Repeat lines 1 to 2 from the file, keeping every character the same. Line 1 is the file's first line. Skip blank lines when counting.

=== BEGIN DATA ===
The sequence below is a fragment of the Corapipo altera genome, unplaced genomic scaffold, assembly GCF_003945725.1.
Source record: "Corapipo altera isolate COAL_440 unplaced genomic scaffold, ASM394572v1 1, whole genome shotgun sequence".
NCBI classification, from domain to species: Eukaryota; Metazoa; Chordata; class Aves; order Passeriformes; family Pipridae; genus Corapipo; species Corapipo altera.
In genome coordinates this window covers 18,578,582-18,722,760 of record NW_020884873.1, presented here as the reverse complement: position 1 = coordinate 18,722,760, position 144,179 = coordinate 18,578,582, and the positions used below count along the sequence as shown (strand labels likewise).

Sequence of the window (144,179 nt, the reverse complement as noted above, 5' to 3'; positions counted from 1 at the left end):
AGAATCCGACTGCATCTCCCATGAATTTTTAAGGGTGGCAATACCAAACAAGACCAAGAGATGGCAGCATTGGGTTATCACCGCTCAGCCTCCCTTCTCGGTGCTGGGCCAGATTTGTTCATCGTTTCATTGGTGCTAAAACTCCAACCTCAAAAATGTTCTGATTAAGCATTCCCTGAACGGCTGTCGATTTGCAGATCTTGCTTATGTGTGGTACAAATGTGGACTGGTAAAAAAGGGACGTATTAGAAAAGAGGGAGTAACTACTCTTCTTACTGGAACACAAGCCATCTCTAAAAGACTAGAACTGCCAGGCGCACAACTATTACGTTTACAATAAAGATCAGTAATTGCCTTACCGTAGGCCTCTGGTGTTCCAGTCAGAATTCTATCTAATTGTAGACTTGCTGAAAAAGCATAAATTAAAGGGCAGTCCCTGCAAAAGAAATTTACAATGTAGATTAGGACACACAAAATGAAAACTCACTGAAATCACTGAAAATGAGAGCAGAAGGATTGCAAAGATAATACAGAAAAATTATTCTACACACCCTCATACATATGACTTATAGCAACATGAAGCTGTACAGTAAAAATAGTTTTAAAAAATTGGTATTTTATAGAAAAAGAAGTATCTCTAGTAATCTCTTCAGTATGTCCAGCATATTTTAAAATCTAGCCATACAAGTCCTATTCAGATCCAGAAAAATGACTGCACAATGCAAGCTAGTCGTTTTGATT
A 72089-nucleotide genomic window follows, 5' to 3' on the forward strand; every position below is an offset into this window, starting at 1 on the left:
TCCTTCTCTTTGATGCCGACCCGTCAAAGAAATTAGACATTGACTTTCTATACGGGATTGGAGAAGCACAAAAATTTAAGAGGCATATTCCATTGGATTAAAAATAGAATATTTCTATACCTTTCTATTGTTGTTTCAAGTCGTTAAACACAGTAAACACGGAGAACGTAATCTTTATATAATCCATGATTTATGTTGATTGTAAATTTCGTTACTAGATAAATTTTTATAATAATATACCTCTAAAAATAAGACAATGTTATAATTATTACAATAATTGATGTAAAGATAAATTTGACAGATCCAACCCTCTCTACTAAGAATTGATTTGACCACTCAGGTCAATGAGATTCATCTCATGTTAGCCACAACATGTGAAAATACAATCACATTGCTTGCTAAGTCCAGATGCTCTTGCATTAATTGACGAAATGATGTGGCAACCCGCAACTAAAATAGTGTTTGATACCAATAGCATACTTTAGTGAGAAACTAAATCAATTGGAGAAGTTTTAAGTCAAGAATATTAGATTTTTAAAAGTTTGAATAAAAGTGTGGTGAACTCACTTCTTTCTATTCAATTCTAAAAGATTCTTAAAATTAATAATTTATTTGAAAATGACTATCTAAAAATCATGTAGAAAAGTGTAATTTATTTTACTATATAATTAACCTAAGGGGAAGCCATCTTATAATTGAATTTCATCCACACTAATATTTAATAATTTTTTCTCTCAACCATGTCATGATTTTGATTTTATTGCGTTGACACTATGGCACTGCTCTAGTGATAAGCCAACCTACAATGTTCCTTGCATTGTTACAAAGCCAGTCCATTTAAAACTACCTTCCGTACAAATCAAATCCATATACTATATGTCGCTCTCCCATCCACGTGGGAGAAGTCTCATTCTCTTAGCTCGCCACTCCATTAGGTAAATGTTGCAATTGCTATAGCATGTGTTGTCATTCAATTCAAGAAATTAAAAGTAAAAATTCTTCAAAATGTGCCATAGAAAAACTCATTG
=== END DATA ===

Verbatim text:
The sequence below is a fragment of the Corapipo altera genome, unplaced genomic scaffold, assembly GCF_003945725.1.
Source record: "Corapipo altera isolate COAL_440 unplaced genomic scaffold, ASM394572v1 1, whole genome shotgun sequence".